Several incidents in the past few weeks have sparked ideas for posts, but they’re not coming together as coherently as I’d like. Hence, a few thoughts related, if at all, by their occurrence outside my usual academic milieu.
People who don’t write think writing is easy. Is there any other activity that the general public treats this way? Does anyone think they have a few good tennis games in them even if they’ve never picked up a racket? Or that they could solve a few calculus equations even if they haven’t done any math since high school algebra?
Recently over drinks, someone who doesn’t write–but plans to, someday, really, when she gets around to it–asked my advice on writing. My main comment was, writers write, after which I tried to change the subject. Following some more persistent requests for advice, I may also have added something like, they don’t just sit around in bars talking about what a fascinating story their lives would make if they ever found the discipline to sit down and actually write. The person didn’t like my advice. Maybe it was my tone. Whiskey might have been involved.
Skepticism is an acquired trait most people don’t acquire. Perhaps it’s not a trait conducive to human flourishing. It didn’t help Socrates much.
Same bar, different evening, I inadvertently stumbled into a political argument with someone whose statements I should have ignored out of friendship and kindness. The argument ranged over several issues and it became clear to me that the person held very strong beliefs with almost no facts, evidence, or reasoning justifying them. Blind faith in God is one thing, but blind faith that people regularly receive preventive health care at emergency rooms or that Saddam Hussein was behind the 9/11 attacks is something else, unless perhaps they are the same thing. The claims about reason and reality made during the attempts to evade my questions grew ever more surreal, which shouldn’t have surprised me. When people’s beliefs are challenged, they tend to cling even more tenaciously to those beliefs regardless of the lack of evidence supporting them. Eventually, I realized the pointlessness of the debate and gave up, though I learned two important lessons. First, my tolerance for people spouting nonsense gets lower all the time. Second, saying “Do you really believe that nonsense or are you just fucking with me?” is an ineffective rhetorical strategy.
Dialectic isn’t popular outside the academy. When challenged about their beliefs, people often avoid answering direct questions. If you ask, “what about this,” they will almost inevitably reply, “well, what about this other tenuously related thing instead?” When someone can’t or won’t answer a direct and easily answered question, I sense both victory and stalemate. People panic. They sense the conversation is going in an uncomfortable direction for them. They probably think I’m trying to get them to admit they believe something which contradicts something else they’ve already claimed to believe. To be fair, I am.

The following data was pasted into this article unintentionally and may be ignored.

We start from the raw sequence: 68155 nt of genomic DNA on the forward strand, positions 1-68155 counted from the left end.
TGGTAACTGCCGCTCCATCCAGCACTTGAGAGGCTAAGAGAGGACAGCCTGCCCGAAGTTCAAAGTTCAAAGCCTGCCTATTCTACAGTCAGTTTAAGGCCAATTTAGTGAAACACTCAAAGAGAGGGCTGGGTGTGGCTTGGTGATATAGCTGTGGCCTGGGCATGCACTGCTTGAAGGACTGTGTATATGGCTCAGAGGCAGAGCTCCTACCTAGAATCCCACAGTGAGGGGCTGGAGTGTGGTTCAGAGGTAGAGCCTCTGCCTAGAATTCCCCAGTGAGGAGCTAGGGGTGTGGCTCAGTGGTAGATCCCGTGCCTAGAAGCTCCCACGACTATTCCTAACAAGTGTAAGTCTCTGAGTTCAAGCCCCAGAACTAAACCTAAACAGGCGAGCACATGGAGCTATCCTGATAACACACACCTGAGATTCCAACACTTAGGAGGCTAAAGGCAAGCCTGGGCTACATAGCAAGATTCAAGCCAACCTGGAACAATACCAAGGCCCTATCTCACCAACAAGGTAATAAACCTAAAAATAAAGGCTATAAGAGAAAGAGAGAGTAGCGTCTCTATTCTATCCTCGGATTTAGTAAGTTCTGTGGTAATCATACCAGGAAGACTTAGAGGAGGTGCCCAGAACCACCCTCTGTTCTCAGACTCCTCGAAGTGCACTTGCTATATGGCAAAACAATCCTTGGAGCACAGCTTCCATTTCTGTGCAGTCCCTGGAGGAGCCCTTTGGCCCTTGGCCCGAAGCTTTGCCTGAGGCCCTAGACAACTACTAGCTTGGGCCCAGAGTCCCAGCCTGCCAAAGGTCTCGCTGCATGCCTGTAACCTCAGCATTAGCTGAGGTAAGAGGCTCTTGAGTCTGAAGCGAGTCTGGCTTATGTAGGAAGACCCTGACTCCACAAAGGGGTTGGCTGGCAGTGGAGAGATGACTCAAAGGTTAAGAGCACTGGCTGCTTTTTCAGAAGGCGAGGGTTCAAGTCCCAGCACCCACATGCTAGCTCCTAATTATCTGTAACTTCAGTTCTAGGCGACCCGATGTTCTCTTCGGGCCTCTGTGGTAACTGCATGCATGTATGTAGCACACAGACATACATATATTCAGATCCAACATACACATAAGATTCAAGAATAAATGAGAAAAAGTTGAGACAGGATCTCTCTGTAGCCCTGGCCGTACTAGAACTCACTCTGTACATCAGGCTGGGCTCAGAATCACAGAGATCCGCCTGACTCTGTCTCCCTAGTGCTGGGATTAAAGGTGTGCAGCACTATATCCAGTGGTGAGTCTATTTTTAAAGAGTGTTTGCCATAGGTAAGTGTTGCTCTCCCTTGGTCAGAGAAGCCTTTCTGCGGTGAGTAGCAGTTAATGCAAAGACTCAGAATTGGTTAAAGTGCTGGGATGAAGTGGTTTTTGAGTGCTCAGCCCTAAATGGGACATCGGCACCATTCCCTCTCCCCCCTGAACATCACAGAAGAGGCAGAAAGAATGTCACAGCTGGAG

Political and religious disagreements are often about method, not belief. Some people are disturbed that other people don’t believe what they do. In contrast, I’m more concerned with the way people arrive at their beliefs. The two points of view don’t mix well.
In conversation with a conservative fundamentalist Christian minister in rural Mississippi (don’t ask), I was asked what I thought about New Jersey’s current governor, Chris Christie. My opinion is that he’s an improvement on the last two New Jersey governors, but that’s damning with faint praise. He called Christie a rhino. I thought to myself, well, Christie’s got a weight problem, but that hardly seems the Christian thing to say. It turns out he meant RINO, or “Republican in Name Only.” What folly to treat political parties as if they had eternal essences. The party of Lincoln is now the default party for southern racists. Political parties change. For that matter, religions change. To myself, I thought this. To him, I merely nodded and smiled. Some worldviews are so hermetically sealed it’s pointless to engage them.
Trying to see the world from the perspective of someone unlike yourself is difficult. It requires curiosity, imagination, and sympathy. Maybe that’s why so few people try. Maybe that’s why all of us give up sometimes.
Some people question whether you can ever really understand the world from the perspective of others, or perhaps The Other. If that were true, most literature would be impossible. I’m a tall, smart, white, heterosexual man with symmetrical facial features and a full head of hair living in a society that often rewards those arbitrary characteristics. How could I possibly understand what it’s like to be a member of an oppressed group of any kind? Maybe I can’t. But I know what it’s like to be poor, to be unfairly judged, to be ridiculed, to be feared or hated because of a perceived difference, and even to be harassed by the police. If I consider my worst experiences and magnify them considerably, I can imagine what it must be like to be routinely on the receiving end of American oppression. I’ve never been stupid, but I’ve been stoned. I assume being stupid is like being stoned all the time. What I can’t understand is a white southerner who claims to be unaware of racial discrimination in the south. Maybe it’s like being stoned all the time.
All that stuff academic librarians try to teach about searching for evidence, critically evaluating it, and integrating it into your worldview–that’s a lot tougher than it looks. Even tougher than writing.